Income tax: deduction for interest on borrowings to fund share acquisitions
Please note that the PDF version is the authorised version of this ruling.
FOI status:May be releasedFOI number: I 1012270
The issue of the deductibility of interest incurred on funds borrowed for the purpose of share acquisitions has recently arisen in the course of this Office's large case audit program. This issue and a related issue involving the inter-company dividend rebate have arisen as a result of the takeover and other share acquisition activity during the 1980's. The dividend rebate issue, which involves the operation of the former subsection 46(7) of the Income Tax Assessment Act 1936, is the subject of a separate ruling (see Taxation Ruling IT 2605).
2. The purpose of this ruling is to set out the Office's views on the issue of interest deductibility in the context of share acquisitions in the 1980's. In particular, the Ruling sets out the views of this Office on the application of the decision of the Full Federal Court in F.C. of T. v. Total Holdings (Aust) Pty Ltd (1979) 79 ATC 4279,9 ATR 885 as guided by more recent judicial decisions.
3. As mentioned in the Court's judgment, Total Holdings (Aust) Pty Ltd (Total Holdings) was a member of the multinational Total group. The policy of that group was to establish local trading companies in various countries with the intention that those companies become profitable as soon as possible. Total Holdings acquired an Australian operating company, Total (Australia) Limited (TAL), in 1957. Total Holdings borrowed funds from its parent company at interest and over the period 1 January 1960 to 31 December 1968 on-lent part of those funds to TAL interest free as this was the best method of establishing TAL as a profit making entity and presenting its accounts in a favourable light. According to the uncontested evidence presented by Total Holdings it was essential that TAL's operating results should appear as good as possible.
4. The evidence also showed that it was intended that once TAL was profitable those profits would be remitted to Total Holdings by way of dividends and interest. To this end the loans to TAL were repayable on demand so that there was nothing to prevent Total Holdings from calling in the loans and then relending at interest. In fact this was subsequently done after Total Holdings sold a half share in TAL to Boral Ltd in 1968. The Commissioner disallowed so much of the interest paid by Total Holdings as was referable to that part of the funds on-lent interest free to TAL. The Commissioner conceded a deduction for that part of the interest on the borrowed funds as used to acquire shares in TAL.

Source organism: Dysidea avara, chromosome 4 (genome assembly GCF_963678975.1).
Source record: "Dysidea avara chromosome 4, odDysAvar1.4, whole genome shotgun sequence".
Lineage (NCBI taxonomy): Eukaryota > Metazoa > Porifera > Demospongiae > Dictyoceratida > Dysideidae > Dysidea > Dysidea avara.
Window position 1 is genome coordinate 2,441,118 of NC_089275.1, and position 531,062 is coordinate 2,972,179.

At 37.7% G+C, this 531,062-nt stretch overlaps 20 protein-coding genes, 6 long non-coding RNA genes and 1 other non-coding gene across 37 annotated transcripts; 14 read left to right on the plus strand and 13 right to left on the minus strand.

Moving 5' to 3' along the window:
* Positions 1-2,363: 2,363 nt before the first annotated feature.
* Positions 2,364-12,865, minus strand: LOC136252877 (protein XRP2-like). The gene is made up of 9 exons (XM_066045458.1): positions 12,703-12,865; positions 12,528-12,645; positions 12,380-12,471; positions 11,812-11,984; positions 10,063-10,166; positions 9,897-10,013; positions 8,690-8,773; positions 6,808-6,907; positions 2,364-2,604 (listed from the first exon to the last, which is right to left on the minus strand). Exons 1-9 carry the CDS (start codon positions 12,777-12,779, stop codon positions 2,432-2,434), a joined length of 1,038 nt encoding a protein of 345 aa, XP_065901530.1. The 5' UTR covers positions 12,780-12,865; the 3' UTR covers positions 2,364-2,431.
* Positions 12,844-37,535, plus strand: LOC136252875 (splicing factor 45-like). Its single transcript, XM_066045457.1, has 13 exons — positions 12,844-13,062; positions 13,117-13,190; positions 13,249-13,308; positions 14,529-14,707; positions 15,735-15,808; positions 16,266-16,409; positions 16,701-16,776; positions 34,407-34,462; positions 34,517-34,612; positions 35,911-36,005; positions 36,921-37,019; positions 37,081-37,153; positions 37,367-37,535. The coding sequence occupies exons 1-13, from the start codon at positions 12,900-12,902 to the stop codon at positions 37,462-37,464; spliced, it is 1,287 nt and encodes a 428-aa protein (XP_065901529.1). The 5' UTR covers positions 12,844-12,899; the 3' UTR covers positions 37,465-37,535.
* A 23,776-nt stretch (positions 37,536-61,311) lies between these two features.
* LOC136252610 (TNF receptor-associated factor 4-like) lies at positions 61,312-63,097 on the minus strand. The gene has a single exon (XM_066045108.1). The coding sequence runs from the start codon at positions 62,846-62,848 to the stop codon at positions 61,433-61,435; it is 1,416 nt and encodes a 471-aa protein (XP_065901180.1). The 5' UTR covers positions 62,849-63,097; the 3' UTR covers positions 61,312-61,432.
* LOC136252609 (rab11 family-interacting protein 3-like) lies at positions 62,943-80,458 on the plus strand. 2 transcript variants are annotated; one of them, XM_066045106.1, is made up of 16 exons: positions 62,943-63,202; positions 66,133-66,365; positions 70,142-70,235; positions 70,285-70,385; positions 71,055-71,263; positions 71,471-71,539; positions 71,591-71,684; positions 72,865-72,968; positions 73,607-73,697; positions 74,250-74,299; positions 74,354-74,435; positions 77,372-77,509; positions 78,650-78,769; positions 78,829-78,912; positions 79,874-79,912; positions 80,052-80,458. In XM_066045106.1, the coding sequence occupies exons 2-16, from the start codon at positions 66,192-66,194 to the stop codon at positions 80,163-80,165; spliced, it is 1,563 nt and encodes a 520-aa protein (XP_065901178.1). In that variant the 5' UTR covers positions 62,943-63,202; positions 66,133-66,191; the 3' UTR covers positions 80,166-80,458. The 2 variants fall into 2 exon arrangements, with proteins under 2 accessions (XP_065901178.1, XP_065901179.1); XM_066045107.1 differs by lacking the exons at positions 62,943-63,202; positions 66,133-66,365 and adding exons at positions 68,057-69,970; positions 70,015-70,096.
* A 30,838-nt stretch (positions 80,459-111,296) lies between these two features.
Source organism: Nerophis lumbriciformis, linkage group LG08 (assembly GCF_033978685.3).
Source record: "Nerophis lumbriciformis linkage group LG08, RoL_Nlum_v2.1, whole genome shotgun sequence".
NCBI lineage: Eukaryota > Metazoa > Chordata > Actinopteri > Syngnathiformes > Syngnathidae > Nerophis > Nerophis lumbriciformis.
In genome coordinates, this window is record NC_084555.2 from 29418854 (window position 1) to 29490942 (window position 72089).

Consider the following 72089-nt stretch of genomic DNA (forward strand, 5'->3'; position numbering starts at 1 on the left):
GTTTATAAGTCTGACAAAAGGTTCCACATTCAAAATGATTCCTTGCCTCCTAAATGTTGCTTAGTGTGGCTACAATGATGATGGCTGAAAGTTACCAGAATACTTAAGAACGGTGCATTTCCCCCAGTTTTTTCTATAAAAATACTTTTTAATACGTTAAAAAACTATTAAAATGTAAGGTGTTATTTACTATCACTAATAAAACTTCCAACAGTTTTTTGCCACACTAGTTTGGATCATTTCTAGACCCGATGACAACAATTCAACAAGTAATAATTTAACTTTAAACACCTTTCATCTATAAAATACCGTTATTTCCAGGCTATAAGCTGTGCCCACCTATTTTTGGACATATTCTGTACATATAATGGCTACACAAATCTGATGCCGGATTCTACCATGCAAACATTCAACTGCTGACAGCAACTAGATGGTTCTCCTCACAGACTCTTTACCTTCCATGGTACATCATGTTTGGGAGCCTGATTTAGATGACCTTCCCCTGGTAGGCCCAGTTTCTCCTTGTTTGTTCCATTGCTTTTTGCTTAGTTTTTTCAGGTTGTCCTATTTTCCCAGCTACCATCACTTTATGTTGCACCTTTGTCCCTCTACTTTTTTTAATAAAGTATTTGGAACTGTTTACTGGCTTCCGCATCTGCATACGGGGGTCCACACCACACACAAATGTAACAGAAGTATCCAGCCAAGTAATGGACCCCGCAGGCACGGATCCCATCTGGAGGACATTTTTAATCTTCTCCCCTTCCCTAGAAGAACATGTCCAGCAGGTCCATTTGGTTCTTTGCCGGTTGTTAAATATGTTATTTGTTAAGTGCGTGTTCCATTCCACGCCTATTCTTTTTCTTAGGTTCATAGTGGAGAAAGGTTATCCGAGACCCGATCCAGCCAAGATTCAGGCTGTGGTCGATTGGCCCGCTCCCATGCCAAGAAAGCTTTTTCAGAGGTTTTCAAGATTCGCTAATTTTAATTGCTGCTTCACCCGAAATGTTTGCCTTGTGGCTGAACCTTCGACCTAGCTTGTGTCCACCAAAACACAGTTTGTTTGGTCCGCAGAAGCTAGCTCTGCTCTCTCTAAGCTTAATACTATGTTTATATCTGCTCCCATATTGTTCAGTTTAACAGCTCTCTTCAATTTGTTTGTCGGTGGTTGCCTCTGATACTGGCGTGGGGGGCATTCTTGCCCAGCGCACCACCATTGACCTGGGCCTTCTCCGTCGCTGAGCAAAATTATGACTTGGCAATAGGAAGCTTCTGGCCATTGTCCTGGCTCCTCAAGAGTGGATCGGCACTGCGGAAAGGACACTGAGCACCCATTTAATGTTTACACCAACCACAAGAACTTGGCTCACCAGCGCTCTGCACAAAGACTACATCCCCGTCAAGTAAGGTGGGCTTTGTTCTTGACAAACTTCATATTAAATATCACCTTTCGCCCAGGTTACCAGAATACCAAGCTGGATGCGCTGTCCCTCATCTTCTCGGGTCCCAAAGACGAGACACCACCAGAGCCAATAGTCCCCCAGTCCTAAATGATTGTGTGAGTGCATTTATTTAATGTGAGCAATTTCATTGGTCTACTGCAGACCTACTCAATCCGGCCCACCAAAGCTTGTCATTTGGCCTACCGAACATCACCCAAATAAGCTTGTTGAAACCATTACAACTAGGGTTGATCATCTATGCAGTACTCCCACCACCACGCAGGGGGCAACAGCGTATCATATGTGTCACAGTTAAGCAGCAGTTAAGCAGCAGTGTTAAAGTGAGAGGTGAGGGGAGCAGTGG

"... if a taxpayer incurs a recurrent liability for interest for the purpose of furthering his present or prospective income producing activities, whether those activities are properly characterised as the carrying on of a business or not, generally the payment by him of that interest will be an allowable deduction under s.51".
6. The Court found that the on-lending of moneys interest free was designed to render TAL profitable as soon as commercially feasible and to promote the generation of income by TAL and its subsequent derivation, either as dividends or interest, by Total Holdings. Consequently, in light of the principle referred to in paragraph 5, Total Holdings was entitled to a deduction in respect of the interest paid by it on funds which were on-lent interest free to TAL.
7. Whether a deduction is allowable for interest relating to interest free on-lending and share acquisitions in particular cases will obviously depend on the facts of individual cases. This ruling attempts to provide some guidance as to how the principles which have emerged from Total Holdings and other case law should be applied in different factual circumstances.
8. It is accepted that the principle stated by Lockhart J in Total Holdings is correct in law. This Office also accepts that where the facts of a case are substantially similar to those in Total Holdings a deduction for interest is allowable under subsection 51(1) of the Act.
9. As a general rule, interest on money borrowed to acquire shares will be deductible under the first limb of subsection 51(1) where it is expected that dividends or other assessable income will be derived from the investment. Such an expectation will usually exist as shares by their very nature are inherently capable of generating dividends, whether in the short or long term. However, such an expectation must be reasonable and not a mere theoretical possibility; there must be a prospect of dividends or other assessable income being received.
10. A deduction for interest will not be allowable where shares were acquired solely for the purpose of capital profit on their resale and the proceeds of sale are not assessable income under subsection 25(1) of the Act. Where a capital gain is assessable under Part IIIA of the Act, i.e. post 19 September 1985 acquisitions, section 51AAA applies to make it clear that a deduction for interest is not allowable (see Taxation Ruling IT 2589). Where shares were acquired for the purpose of resale at a profit and the profit is assessable under either section 25A or 26AAA of the Act, interest would be taken into account in determining the profit or loss on disposal of the shares. A deduction for interest will of course be allowable where the proceeds of the resale are assessable under subsection 25(1) of the Act.
11. In order to obtain a deduction for interest a company must show that the expense was incurred for the purpose of furthering its present or future assessable income producing activities, whether or not those activities constitute the carrying on of a business. It is not enough simply that another company within the same group and not the taxpayer will derive assessable income as a result of the incurring of the interest expense (Hooker Rex Pty Limited v. F.C. of T. (1988) 88 ATC 4392 at 4404 and 4411, 19 ATR 1241 at 1253 and 1262).